The first factor weighs in favor of granting the Motion to Vacate. Culpable conduct tends to mean that a defendant has read and understood and complaint but intentionally taken no steps to meet the deadline for filing a responsive pleading. TCI Group, 244 F.3dat 697. Defendants' failure to respond to Plaintiffs' Complaint is not culpable because there is no direct evidence of bad faith or intent. For example, a failure to respond may be considered culpable when there is "an intention to take advantage of the opposing party, interfere with judicial decisionmaking, or otherwise manipulate the

Id. Plaintiff's best argument on this point is that the Nassbridges have submitted "a multitude of filings." Response to Motion to Vacate Default, 3. Simply because the Nassbridges have frequently sought reconsideration of the Court's decisions does not necessarily mean that they are litigating in bad faith. While it is possible that a party who files frequent motions without answering a complaint is trying to game the system, that inference seems a stretch in the present case. Rather, it appears that the Nassbridges believed their frequent filings should have been sufficient to protect against the entry of default. Motion to Vacate, 2. The Nassbridges appear to genuinely believe the entry of default was in error. Id. Given the Defendants' pro se status, the Court is inclined to give them the benefit of the doubt at the present time.

Similarly, the Court does not at present possess enough information regarding the merits of Defendants' defenses. This second factor does not weigh strongly in either direction. Plaintiff correctly observes that the Motion to Vacate does not present any defenses. Response to Motion to Vacate Default, 4. The Court is aware that its decisions on the Nassbridges' Application for Court's Appointment of Counsel (Docket 69) and Motion to Reconsider the Stricken Documents (Docket 70) have no impact on their obligation to file a responsive pleading. Yet, the Court can understand why the Nassbridges, as laypersons, believed that the existence of pending motions would preclude the entry of default against them. The Court is particularly concerned with the plight of pro se defendants, as they have not chosen of their own free will to commence litigation in federal court. Accordingly, the Court will give Defendants one final chance to file a responsive pleading pursuant to Federal Rule of Civil Procedure 12(a). Defendants should be aware, however, that the Court is not inclined to give any further extensions and will not tolerate attempts to "game the system" by either licensed attorneys or parties appearing pro se. Any future actions suggesting bad faith will not be met with the Court's present leniency.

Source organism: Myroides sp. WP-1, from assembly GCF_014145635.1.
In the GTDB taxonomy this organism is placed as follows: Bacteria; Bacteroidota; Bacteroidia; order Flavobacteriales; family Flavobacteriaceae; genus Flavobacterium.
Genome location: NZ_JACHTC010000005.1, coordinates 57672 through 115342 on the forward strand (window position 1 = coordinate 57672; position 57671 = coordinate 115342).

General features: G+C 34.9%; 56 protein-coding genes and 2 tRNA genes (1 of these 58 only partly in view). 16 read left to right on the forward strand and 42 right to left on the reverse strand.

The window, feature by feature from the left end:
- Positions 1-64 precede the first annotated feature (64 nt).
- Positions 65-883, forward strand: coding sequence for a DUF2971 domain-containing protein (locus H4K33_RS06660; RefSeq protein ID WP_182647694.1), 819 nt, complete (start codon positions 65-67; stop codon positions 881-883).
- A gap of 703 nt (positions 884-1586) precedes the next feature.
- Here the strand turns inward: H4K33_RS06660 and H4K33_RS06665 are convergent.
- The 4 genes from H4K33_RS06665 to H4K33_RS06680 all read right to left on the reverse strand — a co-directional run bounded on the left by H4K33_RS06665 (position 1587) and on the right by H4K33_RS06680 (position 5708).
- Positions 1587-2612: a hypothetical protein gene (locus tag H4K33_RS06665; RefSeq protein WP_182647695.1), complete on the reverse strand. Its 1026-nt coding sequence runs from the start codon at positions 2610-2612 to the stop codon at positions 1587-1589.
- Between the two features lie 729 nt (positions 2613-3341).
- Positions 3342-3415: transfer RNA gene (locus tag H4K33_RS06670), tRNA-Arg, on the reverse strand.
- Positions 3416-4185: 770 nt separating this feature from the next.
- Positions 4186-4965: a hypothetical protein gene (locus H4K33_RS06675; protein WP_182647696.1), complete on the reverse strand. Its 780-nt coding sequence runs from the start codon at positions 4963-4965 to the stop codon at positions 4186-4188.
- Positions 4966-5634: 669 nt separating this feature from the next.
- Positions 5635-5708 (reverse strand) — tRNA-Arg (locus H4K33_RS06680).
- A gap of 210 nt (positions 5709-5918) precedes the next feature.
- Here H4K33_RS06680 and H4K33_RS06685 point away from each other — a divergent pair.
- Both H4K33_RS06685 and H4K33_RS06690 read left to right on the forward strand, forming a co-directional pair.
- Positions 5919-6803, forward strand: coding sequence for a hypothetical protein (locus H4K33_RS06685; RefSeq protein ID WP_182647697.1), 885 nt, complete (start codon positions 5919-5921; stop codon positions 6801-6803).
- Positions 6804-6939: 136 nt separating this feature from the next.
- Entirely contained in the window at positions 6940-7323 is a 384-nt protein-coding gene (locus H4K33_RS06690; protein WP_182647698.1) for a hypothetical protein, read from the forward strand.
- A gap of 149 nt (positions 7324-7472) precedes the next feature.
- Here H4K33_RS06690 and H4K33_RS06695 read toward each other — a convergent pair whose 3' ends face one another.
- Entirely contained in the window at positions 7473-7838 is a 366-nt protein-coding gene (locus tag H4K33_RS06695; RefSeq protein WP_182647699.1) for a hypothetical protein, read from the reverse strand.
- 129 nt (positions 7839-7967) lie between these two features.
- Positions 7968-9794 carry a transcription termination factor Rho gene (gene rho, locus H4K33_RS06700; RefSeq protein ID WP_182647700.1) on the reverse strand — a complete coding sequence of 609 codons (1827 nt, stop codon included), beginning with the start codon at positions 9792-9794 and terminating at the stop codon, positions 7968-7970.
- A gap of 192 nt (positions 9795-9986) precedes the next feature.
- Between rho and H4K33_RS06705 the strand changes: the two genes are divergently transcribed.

Defendants shall file a responsive pleading by November 14, 2011. Failure to do so may result in an entry of default against Defendants.

B. Motion for Reconsideration

The Nassbridges have failed to establish grounds for reconsideration provided by Fed. R. Civ. P. 60(b) or Local Rule 7-18 for reconsideration. The Nassbridges make no statement to show that there has been a mistake, surprise, excusable neglect, newly discovered evidence, fraud, a void judgment, a satisfied or discharged judgment, or extraordinary circumstances which would justify relief. Nor do the facts set out in the Motion for Reconsideration indicate that any of these factors have been met. Although Defendants argue that it is "unjust to speculate on the chances of success" before providing counsel, there is unfortunately no civil right to counsel. The Court has sympathy for the pro se, but there is simply not sufficient evidence demonstrating the merits of success or showing that this case is particularly complex.


For the foregoing reasons, the Motion to Vacate is GRANTED and the Motion for Reconsideration is hereby DENIED. Defendants shall file a responsive pleading on or before November

The Clerk shall serve this minute order on all parties to the action.